“I’m going to garden!” is not quite what one would expect to hear from a Yale Divinity School student mulling summer internship possibilities. Yet, instead of working in a traditional church setting, Jenna Van Donselaar, a bright and dedicated millennial, figured that working at The Table, an urban farm in Denver, would best further her spiritual growth. She’s definitely the envy of her friends at seminary who chose more conventional internships.
As fewer people, especially young people, are part of traditional faith communities, religious leaders struggle to attract and keep people like Van Donselaar in their fold. More are turning to growing food as a way to engage those disconnected from, or uninterested in, church, as well as nourish the bodies and souls of their faithful followers. Could this be a new paradigm for contemporary churches?
Here are five food-based ministries in the Denver metropolitan area seeking answers to that question.
Donna Garnett has fond memories of growing up on her grandparents’ farm in Alabama, and she’s spent her life sharing with others her love of growing food and raising animals. Long a force in Denver’s urban gardening scene, Garnett made an improbable stop in 2013 at the United Church of Montbello, a predominantly black, multidenominational Christian church.
“I hadn’t belonged to church in 45 years, but my partner, Khadija Haynes, tricked me into coming to this church,” Garrett explained with a smile. “After church, I went outside, and I saw a huge plot of vacant land, and I asked Khadija, ‘What do you think that they’re going to do with all that land? We could grow a lot of food here.’ I had been dreaming about doing an urban farm in northeast Denver, but I needed to find some land. There it was right in front of me.”
Garnett spoke with the church’s pastor, Rev. Dr. James Fouther, and he shared that he had been praying for 12 years to find a suitable use for the land that buffers nearby houses and the church parking lot. With his blessing, Garnett brought the idea of an expansive garden to the church leadership, and eventually, the plan was approved.
The Urban Farm @ UC Montbello is an active ministry of the church, but the farm itself is managed by Children’s Farms of America, a nonprofit organization that Garnett founded. “We’ve created local partnerships with several schools, and we have about 500 youth every spring and early summer who help get the farm ready, plant the vegetables and do all of the initial preparation,” she said.
The seeds planted in the church’s acre of land have sprouted in numerous ways. The urban farm produces, on average, 10,000 pounds of food each growing season. This food is given away after Sunday church services and it supplies the church’s food bank ministries. In addition to this prolific garden, neighborhood residents may grow their own food in the 5 Loaves Community Garden at the church.
Five of the partner schools now have their own dedicated space for gardening, and several neighbors help supply the ministry from gardens in their backyards. The church participates in a regular farmer’s market, and they are a part of the FreshLo initiative that aims to create a grocery-anchored, cultural hub that will include 120 units of affordable housing.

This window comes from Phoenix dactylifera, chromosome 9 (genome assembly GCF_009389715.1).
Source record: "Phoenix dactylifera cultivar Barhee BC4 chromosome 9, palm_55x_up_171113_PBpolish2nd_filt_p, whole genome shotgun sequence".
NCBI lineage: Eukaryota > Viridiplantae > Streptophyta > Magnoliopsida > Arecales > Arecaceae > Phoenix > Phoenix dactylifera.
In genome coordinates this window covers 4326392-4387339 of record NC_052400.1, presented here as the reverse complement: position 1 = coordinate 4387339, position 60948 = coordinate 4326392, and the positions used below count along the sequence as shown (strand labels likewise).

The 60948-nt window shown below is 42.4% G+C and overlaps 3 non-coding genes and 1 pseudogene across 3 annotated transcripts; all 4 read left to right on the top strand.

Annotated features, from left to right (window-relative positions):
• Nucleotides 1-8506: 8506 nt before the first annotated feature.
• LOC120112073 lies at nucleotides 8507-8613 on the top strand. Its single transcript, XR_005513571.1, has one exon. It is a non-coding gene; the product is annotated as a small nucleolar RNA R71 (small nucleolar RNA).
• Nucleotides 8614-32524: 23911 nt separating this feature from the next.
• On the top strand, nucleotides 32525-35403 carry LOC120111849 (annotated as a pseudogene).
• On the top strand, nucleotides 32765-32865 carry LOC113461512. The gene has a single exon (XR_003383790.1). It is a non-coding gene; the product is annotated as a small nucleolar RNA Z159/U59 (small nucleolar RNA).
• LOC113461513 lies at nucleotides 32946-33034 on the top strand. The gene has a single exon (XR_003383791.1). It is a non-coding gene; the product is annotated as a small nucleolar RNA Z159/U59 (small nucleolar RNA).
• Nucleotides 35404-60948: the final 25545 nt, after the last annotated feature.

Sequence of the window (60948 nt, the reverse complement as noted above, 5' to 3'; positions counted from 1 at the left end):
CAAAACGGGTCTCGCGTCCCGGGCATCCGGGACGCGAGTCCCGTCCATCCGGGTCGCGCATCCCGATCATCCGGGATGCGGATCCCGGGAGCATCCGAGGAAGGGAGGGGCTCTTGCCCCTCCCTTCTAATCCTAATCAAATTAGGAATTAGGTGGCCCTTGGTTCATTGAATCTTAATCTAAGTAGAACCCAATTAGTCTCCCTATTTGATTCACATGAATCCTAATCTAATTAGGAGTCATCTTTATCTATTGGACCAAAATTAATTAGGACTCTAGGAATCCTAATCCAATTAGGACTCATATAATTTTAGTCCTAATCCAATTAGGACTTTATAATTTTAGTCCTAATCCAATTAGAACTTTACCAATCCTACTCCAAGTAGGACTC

Garnett still dreams of solving the world’s problems, and children play a vital role. “I believe that children are the real change agents. If your child comes home and says ‘I want a tomato,’ or ‘We learned about tofu today, can I have some?’ parents usually capitulate,” Garnett said with a hearty laugh.
Otherwise, Garnett’s dreams rely on a common vegetable. “I believe that we could solve world hunger with just the zucchini. They grow so easily, but we have to teach people, one, to develop a taste for it, and two, how to prepare it . . . Oh my gosh, just drop a seed and you’ll have a 150 zucchini before you know it.”
In Denver’s Crestmoor neighborhood, farmers coax food for immigrant and refugee communities from gardens planted on a parochial school campus while also tending to the spirits of people in their community.
“Ekar Farm is part of the larger Jewish food and farming movement. It’s a really growing area,” explains Sue Salinger, a lay person and the farm’s executive director. “I work for an organization called Hazon, a national organization that attracts Jewish people to the (faith) tradition, connection, and environmental work, largely through food.”
Hazon (“vision” in Hebrew) has been around for two decades and is based in New York. It has a retreat center with an active farm in Connecticut called Adamah (Hebrew for “the ground”), where a three-month immersive training program for people in their 30s and younger on faith and farming runs. The program intentionally seeks young people who are disconnected from the Jewish faith. Five hundred people have gone through the program, and they have created 25 farms and food programs around the country.
Eight years ago, Amy Berkowitz Caplan, an executive at the orthodox Denver Academy of Torah, attended one of Hazon’s national conferences on Jewish food and farming. She was so impressed with what she experienced that she wanted to start a farm on the vacant land next to the school. With the volunteer help of a school parents and funding from the Rose Community Foundation, Ekar Farm was born, with the mission of bringing to bear the resources of the Jewish community to address hunger.
“At that time, growing food seemed to be what people did. Now, 10 years later, we’re looking at it from a systems approach,” Salinger said.